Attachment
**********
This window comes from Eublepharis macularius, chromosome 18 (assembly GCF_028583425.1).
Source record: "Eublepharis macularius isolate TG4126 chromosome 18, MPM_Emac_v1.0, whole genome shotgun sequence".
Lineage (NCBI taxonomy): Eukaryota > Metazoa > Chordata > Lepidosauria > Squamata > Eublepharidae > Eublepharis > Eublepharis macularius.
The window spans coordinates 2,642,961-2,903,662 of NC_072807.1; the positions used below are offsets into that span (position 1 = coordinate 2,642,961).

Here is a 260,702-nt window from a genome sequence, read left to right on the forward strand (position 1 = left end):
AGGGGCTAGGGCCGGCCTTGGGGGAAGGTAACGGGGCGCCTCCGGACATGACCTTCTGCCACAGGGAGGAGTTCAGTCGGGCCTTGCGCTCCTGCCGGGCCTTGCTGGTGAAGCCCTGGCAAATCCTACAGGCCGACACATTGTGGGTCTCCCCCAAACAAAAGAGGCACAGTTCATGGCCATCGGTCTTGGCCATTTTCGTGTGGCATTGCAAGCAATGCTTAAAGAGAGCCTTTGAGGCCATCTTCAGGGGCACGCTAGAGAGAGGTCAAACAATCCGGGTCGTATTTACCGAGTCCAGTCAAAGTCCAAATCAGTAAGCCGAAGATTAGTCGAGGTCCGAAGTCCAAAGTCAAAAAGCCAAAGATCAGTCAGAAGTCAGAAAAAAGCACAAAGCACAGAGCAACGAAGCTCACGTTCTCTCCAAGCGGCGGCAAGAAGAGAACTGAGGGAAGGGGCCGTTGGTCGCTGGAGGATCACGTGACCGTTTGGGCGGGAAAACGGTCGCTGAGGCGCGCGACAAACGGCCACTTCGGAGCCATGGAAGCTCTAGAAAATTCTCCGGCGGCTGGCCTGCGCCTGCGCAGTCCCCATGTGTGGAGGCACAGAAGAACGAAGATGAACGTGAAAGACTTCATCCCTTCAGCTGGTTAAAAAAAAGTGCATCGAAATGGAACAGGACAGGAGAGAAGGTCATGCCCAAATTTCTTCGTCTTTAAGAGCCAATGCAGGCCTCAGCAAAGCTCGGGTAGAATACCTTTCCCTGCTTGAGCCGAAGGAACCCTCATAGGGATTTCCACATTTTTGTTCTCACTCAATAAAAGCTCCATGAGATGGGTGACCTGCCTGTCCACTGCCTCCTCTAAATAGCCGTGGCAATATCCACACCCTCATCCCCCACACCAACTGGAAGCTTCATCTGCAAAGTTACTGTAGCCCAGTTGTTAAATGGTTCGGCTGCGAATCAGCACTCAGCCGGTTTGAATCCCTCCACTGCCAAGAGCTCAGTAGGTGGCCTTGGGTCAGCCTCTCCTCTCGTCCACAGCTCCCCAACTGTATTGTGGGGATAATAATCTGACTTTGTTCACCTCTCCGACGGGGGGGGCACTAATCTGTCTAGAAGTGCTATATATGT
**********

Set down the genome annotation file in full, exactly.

This window comes from Eublepharis macularius, chromosome 18 (assembly GCF_028583425.1).
Source record: "Eublepharis macularius isolate TG4126 chromosome 18, MPM_Emac_v1.0, whole genome shotgun sequence".
Lineage (NCBI taxonomy): Eukaryota > Metazoa > Chordata > Lepidosauria > Squamata > Eublepharidae > Eublepharis > Eublepharis macularius.
The window spans coordinates 2,642,961-2,903,662 of NC_072807.1; the positions used below are offsets into that span (position 1 = coordinate 2,642,961).

Here is a 260,702-nt window from a genome sequence, read left to right on the forward strand (position 1 = left end):
AGGGGCTAGGGCCGGCCTTGGGGGAAGGTAACGGGGCGCCTCCGGACATGACCTTCTGCCACAGGGAGGAGTTCAGTCGGGCCTTGCGCTCCTGCCGGGCCTTGCTGGTGAAGCCCTGGCAAATCCTACAGGCCGACACATTGTGGGTCTCCCCCAAACAAAAGAGGCACAGTTCATGGCCATCGGTCTTGGCCATTTTCGTGTGGCATTGCAAGCAATGCTTAAAGAGAGCCTTTGAGGCCATCTTCAGGGGCACGCTAGAGAGAGGTCAAACAATCCGGGTCGTATTTACCGAGTCCAGTCAAAGTCCAAATCAGTAAGCCGAAGATTAGTCGAGGTCCGAAGTCCAAAGTCAAAAAGCCAAAGATCAGTCAGAAGTCAGAAAAAAGCACAAAGCACAGAGCAACGAAGCTCACGTTCTCTCCAAGCGGCGGCAAGAAGAGAACTGAGGGAAGGGGCCGTTGGTCGCTGGAGGATCACGTGACCGTTTGGGCGGGAAAACGGTCGCTGAGGCGCGCGACAAACGGCCACTTCGGAGCCATGGAAGCTCTAGAAAATTCTCCGGCGGCTGGCCTGCGCCTGCGCAGTCCCCATGTGTGGAGGCACAGAAGAACGAAGATGAACGTGAAAGACTTCATCCCTTCAGCTGGTTAAAAAAAAGTGCATCGAAATGGAACAGGACAGGAGAGAAGGTCATGCCCAAATTTCTTCGTCTTTAAGAGCCAATGCAGGCCTCAGCAAAGCTCGGGTAGAATACCTTTCCCTGCTTGAGCCGAAGGAACCCTCATAGGGATTTCCACATTTTTGTTCTCACTCAATAAAAGCTCCATGAGATGGGTGACCTGCCTGTCCACTGCCTCCTCTAAATAGCCGTGGCAATATCCACACCCTCATCCCCCACACCAACTGGAAGCTTCATCTGCAAAGTTACTGTAGCCCAGTTGTTAAATGGTTCGGCTGCGAATCAGCACTCAGCCGGTTTGAATCCCTCCACTGCCAAGAGCTCAGTAGGTGGCCTTGGGTCAGCCTCTCCTCTCGTCCACAGCTCCCCAACTGTATTGTGGGGATAATAATCTGACTTTGTTCACCTCTCCGACGGGGGGGGCACTAATCTGTCTAGAAGTGCTATATATGT